Why are numbers given in numeric and word form in some manuals?

It was the thread titled “Why Soak lenses for at least four (4) hours?” that brought this back to my mind.

Why must I insert two (2) batteries into my clock and shake the can vigorously for three (3) minutes? (or is it 3 (three)?)

What is the reason for this style of writing in technical documents? - it can’t be a literacy thing, can it? - surely if someone was not able to read the number in one or other form, they would have extreme difficulty understanding the entire document?

I always thought that was silly. I think it might have to do with an exact quantity and you want to stress the exactness.

You are more likely to see “use four (4) ozs of X” then “use about four (4) ozs of X” (and much less likely to see “use four (4) ozs and give to opal”

It originated, I think, in contracts and other legal documents, such as negotiable instruments. Notice that you write the amount on your checks twice.

In an episode of ER, a Spanish-speaking patient misread “once” for the Spanish word for 11 and overdosed on medicine.

I think it’s a clarity thing.

I thought there was a grammar rule about spelling out numbers ten (10) and under.

Was it Douglas Adams who said “Whoever calls something completely foolproof is underestimating the ingenuity of complete fools.”

It is intended to eliminate confusion amongst the foolish.

It’s done in legal documents for a very good reason – makes it harder to alter the document.

If you say you’re paying $10 for something in a contract, it’s easy enough to add an extra zero or two. Spelling it out prevents this sort of thing.

For most technical documents, though, there is no need for it. Usually the writer does it because he has seen this sort of format on legal documents.

Blue Sky – you do usually spell out numbers ten or under (some sources say under 100), unless the number begins a sentence. But that’s style, not grammar.

“And the Lord spake, saying, ‘First shalt thou take out the Holy Pin. Then, shalt thou count to three, no more, no less. Three shalt be the number thou shalt count, and the number of the counting shalt be three. Four shalt thou not count, nor either count thou two, excepting that thou then proceed to three. Five is right out. Once the number three, being the third number, be reached, then lobbest thou thy Holy Hand Grenade of Antioch towards thou foe, who being naughty in my sight, shall snuff it.’”

Additionally, the older typewriters used the lower case L for a one and the letter O for zero. Protocols to avoid confusion when using those “numbers” might have been expanded to simply dictate the numeral/word pairing on all documents at all times.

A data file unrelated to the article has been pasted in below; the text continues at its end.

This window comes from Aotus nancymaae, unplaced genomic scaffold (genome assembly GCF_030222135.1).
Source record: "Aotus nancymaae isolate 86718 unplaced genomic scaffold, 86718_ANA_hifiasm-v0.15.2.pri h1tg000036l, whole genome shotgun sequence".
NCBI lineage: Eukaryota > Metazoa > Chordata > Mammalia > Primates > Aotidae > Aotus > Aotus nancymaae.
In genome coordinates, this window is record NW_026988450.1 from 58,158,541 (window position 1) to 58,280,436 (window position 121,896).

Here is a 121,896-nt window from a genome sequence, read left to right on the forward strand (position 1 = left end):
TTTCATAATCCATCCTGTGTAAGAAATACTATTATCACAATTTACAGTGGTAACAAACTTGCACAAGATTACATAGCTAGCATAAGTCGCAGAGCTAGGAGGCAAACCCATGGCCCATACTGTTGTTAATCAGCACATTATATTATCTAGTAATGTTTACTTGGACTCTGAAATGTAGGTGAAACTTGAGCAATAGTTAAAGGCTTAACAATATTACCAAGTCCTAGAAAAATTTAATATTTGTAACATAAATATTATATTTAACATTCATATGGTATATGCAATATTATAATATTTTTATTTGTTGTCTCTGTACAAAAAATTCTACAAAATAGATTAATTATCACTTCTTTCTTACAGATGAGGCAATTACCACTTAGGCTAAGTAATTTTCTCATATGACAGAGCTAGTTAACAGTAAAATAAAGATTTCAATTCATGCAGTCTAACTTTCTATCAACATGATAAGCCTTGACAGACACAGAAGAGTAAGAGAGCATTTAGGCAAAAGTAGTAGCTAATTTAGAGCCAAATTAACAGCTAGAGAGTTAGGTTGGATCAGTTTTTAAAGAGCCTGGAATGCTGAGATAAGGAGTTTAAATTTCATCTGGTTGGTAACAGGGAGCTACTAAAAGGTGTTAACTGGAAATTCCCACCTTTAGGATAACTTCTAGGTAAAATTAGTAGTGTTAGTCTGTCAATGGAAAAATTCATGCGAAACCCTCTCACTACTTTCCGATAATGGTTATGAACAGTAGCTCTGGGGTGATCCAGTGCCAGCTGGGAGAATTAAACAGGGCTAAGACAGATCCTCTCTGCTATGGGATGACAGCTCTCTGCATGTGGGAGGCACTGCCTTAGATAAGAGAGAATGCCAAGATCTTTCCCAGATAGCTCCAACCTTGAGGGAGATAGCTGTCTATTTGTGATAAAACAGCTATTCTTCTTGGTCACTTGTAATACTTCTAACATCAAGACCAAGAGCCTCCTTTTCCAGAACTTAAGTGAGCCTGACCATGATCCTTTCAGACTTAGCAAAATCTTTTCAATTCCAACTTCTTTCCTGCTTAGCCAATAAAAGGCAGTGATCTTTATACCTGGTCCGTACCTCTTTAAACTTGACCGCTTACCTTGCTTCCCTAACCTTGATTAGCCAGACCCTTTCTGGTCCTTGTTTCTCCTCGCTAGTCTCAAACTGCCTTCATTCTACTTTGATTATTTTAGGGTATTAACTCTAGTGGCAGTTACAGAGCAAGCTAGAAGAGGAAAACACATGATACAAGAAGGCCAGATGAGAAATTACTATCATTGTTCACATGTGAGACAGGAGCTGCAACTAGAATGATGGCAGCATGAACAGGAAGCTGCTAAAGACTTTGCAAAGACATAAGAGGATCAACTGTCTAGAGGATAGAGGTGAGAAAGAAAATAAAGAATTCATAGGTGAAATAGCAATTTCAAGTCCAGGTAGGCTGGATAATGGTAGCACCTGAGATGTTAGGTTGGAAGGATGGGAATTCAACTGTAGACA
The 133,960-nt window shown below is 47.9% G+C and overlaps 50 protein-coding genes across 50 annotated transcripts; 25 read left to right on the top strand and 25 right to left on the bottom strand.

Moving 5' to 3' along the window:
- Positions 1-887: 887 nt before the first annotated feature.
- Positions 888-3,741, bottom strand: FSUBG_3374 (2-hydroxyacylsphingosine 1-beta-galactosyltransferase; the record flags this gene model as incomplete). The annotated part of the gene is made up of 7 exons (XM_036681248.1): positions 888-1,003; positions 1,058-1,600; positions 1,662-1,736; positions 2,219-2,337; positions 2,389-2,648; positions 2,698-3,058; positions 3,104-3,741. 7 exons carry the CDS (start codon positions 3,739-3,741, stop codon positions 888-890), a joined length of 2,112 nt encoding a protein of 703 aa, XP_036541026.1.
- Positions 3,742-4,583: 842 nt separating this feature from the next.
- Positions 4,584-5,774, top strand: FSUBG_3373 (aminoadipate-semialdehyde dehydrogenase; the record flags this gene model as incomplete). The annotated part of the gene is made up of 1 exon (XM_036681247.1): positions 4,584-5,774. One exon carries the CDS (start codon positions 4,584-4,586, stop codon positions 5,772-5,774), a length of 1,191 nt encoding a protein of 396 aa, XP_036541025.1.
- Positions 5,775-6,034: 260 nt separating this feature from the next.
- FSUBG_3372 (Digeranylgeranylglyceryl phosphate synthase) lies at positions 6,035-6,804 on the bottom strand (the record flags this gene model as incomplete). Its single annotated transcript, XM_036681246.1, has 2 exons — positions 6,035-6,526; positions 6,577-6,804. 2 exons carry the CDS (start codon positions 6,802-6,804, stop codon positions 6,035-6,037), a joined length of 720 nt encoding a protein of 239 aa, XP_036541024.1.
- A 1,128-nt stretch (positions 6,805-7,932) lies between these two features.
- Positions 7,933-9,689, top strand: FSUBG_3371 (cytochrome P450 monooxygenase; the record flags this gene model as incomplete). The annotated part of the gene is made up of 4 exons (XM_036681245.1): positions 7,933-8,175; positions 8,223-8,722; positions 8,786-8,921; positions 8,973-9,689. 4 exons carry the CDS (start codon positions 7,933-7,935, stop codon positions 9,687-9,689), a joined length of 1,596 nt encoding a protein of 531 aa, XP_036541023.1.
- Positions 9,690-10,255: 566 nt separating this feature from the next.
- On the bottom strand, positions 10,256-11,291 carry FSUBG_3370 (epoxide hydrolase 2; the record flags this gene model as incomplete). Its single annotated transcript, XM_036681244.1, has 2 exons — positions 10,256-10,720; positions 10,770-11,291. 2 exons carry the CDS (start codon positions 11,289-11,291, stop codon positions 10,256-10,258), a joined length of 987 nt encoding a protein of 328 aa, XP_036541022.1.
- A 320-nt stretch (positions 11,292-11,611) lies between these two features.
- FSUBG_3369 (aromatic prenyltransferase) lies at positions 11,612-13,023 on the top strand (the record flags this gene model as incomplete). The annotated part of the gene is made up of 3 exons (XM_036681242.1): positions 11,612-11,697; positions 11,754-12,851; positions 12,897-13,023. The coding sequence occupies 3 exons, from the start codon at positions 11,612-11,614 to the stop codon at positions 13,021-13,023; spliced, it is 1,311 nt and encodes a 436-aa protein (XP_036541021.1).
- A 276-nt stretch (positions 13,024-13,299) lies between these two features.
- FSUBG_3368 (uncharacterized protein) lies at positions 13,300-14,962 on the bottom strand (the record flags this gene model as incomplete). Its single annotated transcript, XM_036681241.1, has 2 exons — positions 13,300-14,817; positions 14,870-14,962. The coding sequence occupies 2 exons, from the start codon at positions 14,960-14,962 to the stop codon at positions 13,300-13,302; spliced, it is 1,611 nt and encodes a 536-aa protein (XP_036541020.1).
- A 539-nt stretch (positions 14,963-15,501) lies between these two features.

Does anyone have an example of when the practice originated?

I’ve seen this done in standardized tests. Why?

That is, a test like the GMAT or CFA exam will say in the instructions, “After completing page lo, please proceed to page ll and then page l2”. Except it looks like the “numbers” are written in small caps. Again, why?

'Cause they were typed up by some really old clerk who was simply used to ignoring the one and zero numerals?

Sorry, I have no idea why they would do that. (Shipped a master copy to an off-shore print setter who did not recognize the numerals and used the letters?)

Nitpick - the proper typographic term for these characters is “figures,” not “numerals.” Don’t ask me why.

Well hey! Now the phrase “figure eight” makes more sense. Interesting.

My old Royal typewriter in my youth was like that, but I changed quickly enough when I got into computers.

Now… it drives me crazy! It’s hard as hell to deal with bad numbers at work because some bozo writes the letter l and the letter O instead of the digit 0 or 1. “Gee, why doesn’t this part come up in the system?”

RealityChuck, I think that, on a cheque at least, the words describing the amount take precedence over the figures: if they differ, you go by the words.

Doghouse Reilly, there are in fact “upper case” and “lower case” figures.

The figures that are all the same height as an uppercase letter are uppercase figures.

The figures that are of varying height, with the zero and one being the same height as a lower-case letter ‘o’, and the nine projecting below the baseline, and the six and eight projecting to full height… those are ‘lower-case’ figures.

The ones you were describing were probably lower-case figures. It’s just a matter of the typographical style chosen for the text. (Note that you don’t get these upper-case and lower-case fiogures by shifting the number keys. You have to specifically choose the font that includes them.)

Yes, these are called “old-style figures” – the main body of the figure is of x-height instead of capital-height. 3, 4, 5, 7, and 9 have descenders and 6 and 8 have ascenders. The 1 looks a little like a small capital “I.” I prefer to use these kinds of figures in all cases except in scientific texts or tables. They flow much better with the text and have more artifice than full-capital-height figures. Unfortunately, since computer-aided typography denied publishers the use of these figures for a long time, most general-distribution publications have forgotten about them. Many book publishers still do use them and they’re most likely to be found in typeset novels.